Arsenal | F-100D Super Sabre (Hun) | HistoryNet

Arsenal | F-100D Super Sabre (Hun)

By Carl O. Schuster
June 2019 • Vietnam Magazine

On April 16, 1961, six F-100D Super Sabres deployed to Thailand’s Don Muang Air Field, initiating the fighter-bomber’s 10-year deployment to Indochina. The plane was North American Aviation’s successor to its F-86 Sabre, famous for its exploits in the Korean War. The F-100, first flown in 1953, underwent many modifications. The F-100D, which entered service in September 1956, featured an enlarged wing and vertical stabilizer that provided better control at high speed, an autopilot, improved radio equipment and in-flight refueling capability. The jet also had additional flaps on the rear edge of the wing that increased stability and lowered the accident rate. The F-100D was the first fighter to incorporate a “buddy-store” refueling system, enabling it to refuel other F-100s in flight.

In its early combat missions, the F-100 escorted RF-101 Voodoos on reconnaissance flights over Laos in 1962 and F-105D Thunderchief fighter-bombers on strike missions to North Vietnam in 1965, Operation Rolling Thunder’s first year. The F-100D also laid claim to the Air Force’s first aerial victory over Vietnam with a probable shootdown of a North Vietnamese MiG-17 by Capt. Donald Kilgus on April 4, 1965.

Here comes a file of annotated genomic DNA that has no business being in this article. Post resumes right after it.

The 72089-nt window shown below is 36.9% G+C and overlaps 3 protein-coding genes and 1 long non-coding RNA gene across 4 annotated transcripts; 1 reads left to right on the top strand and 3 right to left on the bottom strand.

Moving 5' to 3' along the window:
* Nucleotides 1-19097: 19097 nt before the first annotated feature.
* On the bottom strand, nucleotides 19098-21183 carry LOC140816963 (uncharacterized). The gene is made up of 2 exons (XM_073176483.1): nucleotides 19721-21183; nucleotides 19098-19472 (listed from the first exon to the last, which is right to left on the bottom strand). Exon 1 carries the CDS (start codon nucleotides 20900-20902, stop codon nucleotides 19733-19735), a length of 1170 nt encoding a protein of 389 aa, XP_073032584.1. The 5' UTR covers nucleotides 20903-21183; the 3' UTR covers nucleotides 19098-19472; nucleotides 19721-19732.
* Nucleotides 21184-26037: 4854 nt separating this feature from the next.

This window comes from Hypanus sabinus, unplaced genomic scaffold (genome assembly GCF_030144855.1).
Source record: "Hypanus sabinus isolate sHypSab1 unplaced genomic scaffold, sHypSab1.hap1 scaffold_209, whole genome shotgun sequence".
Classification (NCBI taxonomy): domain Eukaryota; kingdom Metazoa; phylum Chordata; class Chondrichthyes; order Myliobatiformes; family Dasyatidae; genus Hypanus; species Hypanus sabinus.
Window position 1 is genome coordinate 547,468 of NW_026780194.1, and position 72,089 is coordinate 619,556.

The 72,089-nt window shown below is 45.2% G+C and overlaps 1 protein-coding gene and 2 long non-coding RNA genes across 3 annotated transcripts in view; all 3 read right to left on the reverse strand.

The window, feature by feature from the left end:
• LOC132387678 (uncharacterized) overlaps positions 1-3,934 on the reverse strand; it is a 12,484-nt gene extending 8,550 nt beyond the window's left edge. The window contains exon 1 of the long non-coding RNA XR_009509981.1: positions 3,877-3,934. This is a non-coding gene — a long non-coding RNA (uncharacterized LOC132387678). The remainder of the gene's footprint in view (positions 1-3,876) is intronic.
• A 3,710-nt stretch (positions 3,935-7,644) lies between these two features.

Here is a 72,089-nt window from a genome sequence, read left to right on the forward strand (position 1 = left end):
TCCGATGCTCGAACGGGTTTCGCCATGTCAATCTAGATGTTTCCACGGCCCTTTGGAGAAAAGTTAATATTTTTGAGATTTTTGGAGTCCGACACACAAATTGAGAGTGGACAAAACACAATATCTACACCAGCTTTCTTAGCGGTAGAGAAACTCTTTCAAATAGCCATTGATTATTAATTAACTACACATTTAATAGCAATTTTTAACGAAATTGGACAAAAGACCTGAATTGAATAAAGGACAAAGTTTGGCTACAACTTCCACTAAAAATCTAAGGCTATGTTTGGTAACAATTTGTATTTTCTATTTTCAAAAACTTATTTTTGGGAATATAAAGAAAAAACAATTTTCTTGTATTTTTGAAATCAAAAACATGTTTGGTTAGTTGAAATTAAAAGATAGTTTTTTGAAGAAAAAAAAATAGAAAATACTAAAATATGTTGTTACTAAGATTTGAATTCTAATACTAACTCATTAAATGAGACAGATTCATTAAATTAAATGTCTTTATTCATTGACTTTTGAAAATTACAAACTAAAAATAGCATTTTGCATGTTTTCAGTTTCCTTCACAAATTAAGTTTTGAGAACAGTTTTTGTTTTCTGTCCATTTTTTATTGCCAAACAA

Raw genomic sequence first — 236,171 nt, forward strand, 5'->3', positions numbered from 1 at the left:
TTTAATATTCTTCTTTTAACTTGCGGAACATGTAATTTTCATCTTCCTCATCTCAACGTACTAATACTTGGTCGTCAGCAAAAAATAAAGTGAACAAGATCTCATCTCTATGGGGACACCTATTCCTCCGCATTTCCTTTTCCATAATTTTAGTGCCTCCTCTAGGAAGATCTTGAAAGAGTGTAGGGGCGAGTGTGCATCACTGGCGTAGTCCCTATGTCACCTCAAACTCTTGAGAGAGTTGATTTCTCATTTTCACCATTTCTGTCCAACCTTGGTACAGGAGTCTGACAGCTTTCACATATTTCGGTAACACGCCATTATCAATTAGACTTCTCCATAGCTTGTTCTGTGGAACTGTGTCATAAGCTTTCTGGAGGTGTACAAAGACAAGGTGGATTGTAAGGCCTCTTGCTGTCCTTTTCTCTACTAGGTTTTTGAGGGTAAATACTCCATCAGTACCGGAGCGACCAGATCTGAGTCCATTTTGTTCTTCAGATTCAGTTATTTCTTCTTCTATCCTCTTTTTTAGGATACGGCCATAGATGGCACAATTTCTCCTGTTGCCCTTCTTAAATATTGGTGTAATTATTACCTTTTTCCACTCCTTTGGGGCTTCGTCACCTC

The F-100D—or Hun, as it was more commonly called in a shortened form of  “one hundred”—is best known for its close air support missions over South Vietnam. F-100Ds flew more than 70 percent of the Air Force’s close air support missions between 1965 and 1969. However, beginning in 1967 that role was increasingly filled by F-4 Phantom IIs, F-105s and A-7 Corsair IIs because of their greater payload, more accurate bombing system and longer loiter time. Designed for dogfighting and close air support in the era before electronic warfare and precision weapons, the Super Sabres departed Indochina in 1971 and retired from service in 1979. Super Sabres flew 360,283 combat sorties in the Vietnam War, and 242 were lost, most of them F-100Ds. 

Crew: 1

Engine: Pratt & Whitney J-57-P-21 turbojet with 16,000 lbs. of thrust

Wingspan: 38 ft., 9.37 in.

Length: 54 ft., 2 in.

Height: 16 ft., 2 in.

Max. weight: 37,124 lbs.

Max. speed: Mach 1.1

Combat radius: 511 nautical miles

Operating altitude: 43,500 ft.

Armament: Four M39 20 mm cannon; up to four AIM-9 Sidewinder air-to-air missiles

Bombload (typical): Two 750-lb. bombs; two 500-lb. bombs, rocket pods, cluster bomb units or napalm

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